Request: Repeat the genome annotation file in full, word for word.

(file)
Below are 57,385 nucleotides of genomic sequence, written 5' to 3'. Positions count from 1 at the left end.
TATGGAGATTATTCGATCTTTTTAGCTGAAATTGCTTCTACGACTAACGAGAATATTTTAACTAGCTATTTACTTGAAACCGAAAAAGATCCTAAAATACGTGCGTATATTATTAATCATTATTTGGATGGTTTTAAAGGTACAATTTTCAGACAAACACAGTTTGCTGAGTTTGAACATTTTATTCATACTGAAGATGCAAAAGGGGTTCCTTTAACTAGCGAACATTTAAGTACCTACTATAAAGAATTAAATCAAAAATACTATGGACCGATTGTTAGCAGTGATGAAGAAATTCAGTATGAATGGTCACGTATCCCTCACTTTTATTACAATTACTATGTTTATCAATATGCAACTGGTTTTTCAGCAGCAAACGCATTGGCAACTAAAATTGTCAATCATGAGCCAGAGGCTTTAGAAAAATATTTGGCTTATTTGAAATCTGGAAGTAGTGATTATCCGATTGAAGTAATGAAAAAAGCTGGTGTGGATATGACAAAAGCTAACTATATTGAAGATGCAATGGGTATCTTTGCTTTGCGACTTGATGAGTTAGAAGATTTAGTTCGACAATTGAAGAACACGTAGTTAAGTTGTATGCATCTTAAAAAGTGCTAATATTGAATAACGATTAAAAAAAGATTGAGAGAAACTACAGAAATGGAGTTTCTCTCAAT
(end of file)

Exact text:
Below are 57,385 nucleotides of genomic sequence, written 5' to 3'. Positions count from 1 at the left end.
TATGGAGATTATTCGATCTTTTTAGCTGAAATTGCTTCTACGACTAACGAGAATATTTTAACTAGCTATTTACTTGAAACCGAAAAAGATCCTAAAATACGTGCGTATATTATTAATCATTATTTGGATGGTTTTAAAGGTACAATTTTCAGACAAACACAGTTTGCTGAGTTTGAACATTTTATTCATACTGAAGATGCAAAAGGGGTTCCTTTAACTAGCGAACATTTAAGTACCTACTATAAAGAATTAAATCAAAAATACTATGGACCGATTGTTAGCAGTGATGAAGAAATTCAGTATGAATGGTCACGTATCCCTCACTTTTATTACAATTACTATGTTTATCAATATGCAACTGGTTTTTCAGCAGCAAACGCATTGGCAACTAAAATTGTCAATCATGAGCCAGAGGCTTTAGAAAAATATTTGGCTTATTTGAAATCTGGAAGTAGTGATTATCCGATTGAAGTAATGAAAAAAGCTGGTGTGGATATGACAAAAGCTAACTATATTGAAGATGCAATGGGTATCTTTGCTTTGCGACTTGATGAGTTAGAAGATTTAGTTCGACAATTGAAGAACACGTAGTTAAGTTGTATGCATCTTAAAAAGTGCTAATATTGAATAACGATTAAAAAAAGATTGAGAGAAACTACAGAAATGGAGTTTCTCTCAAT